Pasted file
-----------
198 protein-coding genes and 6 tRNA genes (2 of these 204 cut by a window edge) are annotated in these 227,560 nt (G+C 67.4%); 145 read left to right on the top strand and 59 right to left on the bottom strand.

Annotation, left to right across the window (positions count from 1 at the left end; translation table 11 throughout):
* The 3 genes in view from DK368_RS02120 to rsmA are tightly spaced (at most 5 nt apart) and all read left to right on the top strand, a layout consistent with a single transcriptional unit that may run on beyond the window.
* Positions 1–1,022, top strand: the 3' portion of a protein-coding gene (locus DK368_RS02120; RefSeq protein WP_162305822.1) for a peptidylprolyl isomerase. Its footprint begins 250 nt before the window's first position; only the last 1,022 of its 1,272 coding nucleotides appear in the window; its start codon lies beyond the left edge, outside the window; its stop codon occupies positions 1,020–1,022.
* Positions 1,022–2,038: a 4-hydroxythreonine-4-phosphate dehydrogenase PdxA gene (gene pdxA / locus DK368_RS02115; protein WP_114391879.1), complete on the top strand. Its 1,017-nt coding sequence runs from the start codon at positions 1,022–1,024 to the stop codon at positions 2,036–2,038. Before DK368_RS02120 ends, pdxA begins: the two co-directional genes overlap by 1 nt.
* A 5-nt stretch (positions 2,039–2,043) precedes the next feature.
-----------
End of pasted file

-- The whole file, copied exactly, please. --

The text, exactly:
198 protein-coding genes and 6 tRNA genes (2 of these 204 cut by a window edge) are annotated in these 227,560 nt (G+C 67.4%); 145 read left to right on the top strand and 59 right to left on the bottom strand.

Annotation, left to right across the window (positions count from 1 at the left end; translation table 11 throughout):
* The 3 genes in view from DK368_RS02120 to rsmA are tightly spaced (at most 5 nt apart) and all read left to right on the top strand, a layout consistent with a single transcriptional unit that may run on beyond the window.
* Positions 1–1,022, top strand: the 3' portion of a protein-coding gene (locus DK368_RS02120; RefSeq protein WP_162305822.1) for a peptidylprolyl isomerase. Its footprint begins 250 nt before the window's first position; only the last 1,022 of its 1,272 coding nucleotides appear in the window; its start codon lies beyond the left edge, outside the window; its stop codon occupies positions 1,020–1,022.
* Positions 1,022–2,038: a 4-hydroxythreonine-4-phosphate dehydrogenase PdxA gene (gene pdxA / locus DK368_RS02115; protein WP_114391879.1), complete on the top strand. Its 1,017-nt coding sequence runs from the start codon at positions 1,022–1,024 to the stop codon at positions 2,036–2,038. Before DK368_RS02120 ends, pdxA begins: the two co-directional genes overlap by 1 nt.
* A 5-nt stretch (positions 2,039–2,043) precedes the next feature.